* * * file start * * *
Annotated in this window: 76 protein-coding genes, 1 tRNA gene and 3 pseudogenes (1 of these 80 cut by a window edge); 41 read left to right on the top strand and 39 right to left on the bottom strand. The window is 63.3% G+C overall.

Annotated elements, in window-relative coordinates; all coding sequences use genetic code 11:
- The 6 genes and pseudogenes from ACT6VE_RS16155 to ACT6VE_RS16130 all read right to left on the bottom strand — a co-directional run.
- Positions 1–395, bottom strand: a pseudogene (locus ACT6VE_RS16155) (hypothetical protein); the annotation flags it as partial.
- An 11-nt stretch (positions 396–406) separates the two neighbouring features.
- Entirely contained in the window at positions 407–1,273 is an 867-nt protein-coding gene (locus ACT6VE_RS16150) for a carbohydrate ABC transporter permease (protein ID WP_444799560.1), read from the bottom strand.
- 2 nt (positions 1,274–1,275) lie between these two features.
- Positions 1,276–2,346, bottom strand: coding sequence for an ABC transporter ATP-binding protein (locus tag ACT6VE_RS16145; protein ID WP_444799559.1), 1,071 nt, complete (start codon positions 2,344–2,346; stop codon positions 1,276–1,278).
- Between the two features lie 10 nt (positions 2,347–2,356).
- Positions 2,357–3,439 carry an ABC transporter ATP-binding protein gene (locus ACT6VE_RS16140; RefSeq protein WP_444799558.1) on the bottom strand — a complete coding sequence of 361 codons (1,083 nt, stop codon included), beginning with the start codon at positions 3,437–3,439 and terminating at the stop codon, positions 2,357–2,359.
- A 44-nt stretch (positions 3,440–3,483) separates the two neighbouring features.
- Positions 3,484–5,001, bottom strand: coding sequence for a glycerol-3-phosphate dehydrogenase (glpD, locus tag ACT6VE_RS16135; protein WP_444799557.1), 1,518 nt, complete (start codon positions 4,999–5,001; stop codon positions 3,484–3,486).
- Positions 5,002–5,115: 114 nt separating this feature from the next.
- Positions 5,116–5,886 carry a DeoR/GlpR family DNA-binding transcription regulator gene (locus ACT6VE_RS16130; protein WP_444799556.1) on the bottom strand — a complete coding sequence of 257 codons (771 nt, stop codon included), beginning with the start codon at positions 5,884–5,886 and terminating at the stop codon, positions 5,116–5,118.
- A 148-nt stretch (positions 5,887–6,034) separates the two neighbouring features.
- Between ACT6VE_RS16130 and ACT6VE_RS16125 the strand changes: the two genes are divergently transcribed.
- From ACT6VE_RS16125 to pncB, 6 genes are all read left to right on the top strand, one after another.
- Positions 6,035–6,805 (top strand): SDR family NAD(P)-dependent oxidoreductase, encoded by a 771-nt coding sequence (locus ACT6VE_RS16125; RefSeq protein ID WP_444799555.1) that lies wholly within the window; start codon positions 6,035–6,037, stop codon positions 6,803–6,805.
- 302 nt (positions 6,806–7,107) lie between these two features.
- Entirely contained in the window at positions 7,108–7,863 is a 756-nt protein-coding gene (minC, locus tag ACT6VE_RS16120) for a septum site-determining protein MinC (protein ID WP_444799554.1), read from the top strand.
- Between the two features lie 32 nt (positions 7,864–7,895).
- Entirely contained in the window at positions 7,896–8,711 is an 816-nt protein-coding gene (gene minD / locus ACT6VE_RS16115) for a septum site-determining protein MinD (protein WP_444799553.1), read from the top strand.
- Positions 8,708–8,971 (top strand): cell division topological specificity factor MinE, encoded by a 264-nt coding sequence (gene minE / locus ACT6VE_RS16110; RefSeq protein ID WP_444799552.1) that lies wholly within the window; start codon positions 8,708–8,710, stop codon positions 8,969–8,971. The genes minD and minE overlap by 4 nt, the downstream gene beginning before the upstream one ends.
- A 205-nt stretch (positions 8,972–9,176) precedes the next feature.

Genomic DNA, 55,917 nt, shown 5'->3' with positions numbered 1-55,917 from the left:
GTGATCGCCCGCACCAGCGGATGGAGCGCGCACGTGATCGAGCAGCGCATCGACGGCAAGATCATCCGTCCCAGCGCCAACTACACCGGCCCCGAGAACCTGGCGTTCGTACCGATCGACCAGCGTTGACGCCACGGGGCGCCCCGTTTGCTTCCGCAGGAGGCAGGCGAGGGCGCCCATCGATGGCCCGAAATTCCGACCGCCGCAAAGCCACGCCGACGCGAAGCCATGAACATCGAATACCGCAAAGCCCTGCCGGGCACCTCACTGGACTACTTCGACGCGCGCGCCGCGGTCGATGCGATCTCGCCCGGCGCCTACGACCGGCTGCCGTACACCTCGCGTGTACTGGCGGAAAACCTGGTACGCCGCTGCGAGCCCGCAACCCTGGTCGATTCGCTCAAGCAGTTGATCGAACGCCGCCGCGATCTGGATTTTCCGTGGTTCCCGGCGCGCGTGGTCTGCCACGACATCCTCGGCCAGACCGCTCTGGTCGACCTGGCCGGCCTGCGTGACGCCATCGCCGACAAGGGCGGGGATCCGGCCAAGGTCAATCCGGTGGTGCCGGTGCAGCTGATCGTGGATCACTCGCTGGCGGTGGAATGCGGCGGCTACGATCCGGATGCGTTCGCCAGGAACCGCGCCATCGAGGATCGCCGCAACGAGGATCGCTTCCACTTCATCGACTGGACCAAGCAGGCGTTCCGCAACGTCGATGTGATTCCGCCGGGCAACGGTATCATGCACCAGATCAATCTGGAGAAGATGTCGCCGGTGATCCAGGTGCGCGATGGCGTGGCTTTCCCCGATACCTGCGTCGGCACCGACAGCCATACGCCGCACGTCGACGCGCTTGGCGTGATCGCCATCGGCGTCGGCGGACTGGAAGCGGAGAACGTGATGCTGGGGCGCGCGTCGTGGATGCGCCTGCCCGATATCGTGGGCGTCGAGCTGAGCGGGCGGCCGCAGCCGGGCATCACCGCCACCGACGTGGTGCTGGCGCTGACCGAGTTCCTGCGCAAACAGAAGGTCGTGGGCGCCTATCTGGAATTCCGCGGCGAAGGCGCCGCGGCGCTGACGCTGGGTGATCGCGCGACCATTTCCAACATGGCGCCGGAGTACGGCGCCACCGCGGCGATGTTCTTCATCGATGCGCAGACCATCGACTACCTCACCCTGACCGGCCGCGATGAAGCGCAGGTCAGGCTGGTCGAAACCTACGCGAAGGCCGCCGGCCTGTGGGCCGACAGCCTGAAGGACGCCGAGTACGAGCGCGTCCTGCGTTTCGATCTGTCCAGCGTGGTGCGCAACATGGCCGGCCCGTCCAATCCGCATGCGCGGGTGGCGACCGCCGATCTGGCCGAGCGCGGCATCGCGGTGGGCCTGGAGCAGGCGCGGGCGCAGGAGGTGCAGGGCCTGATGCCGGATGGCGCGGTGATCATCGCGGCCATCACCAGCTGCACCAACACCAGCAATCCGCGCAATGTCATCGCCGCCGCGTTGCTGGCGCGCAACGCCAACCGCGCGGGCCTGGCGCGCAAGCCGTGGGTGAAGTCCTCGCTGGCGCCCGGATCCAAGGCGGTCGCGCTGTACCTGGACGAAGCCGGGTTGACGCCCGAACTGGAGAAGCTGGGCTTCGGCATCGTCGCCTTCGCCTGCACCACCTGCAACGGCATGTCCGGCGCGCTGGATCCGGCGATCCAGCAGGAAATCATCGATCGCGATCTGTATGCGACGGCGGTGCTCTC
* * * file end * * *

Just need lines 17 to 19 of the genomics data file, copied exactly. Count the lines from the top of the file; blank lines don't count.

- From ACT6VE_RS16125 to pncB, 6 genes are all read left to right on the top strand, one after another.
- Positions 6,035–6,805 (top strand): SDR family NAD(P)-dependent oxidoreductase, encoded by a 771-nt coding sequence (locus ACT6VE_RS16125; RefSeq protein ID WP_444799555.1) that lies wholly within the window; start codon positions 6,035–6,037, stop codon positions 6,803–6,805.
- 302 nt (positions 6,806–7,107) lie between these two features.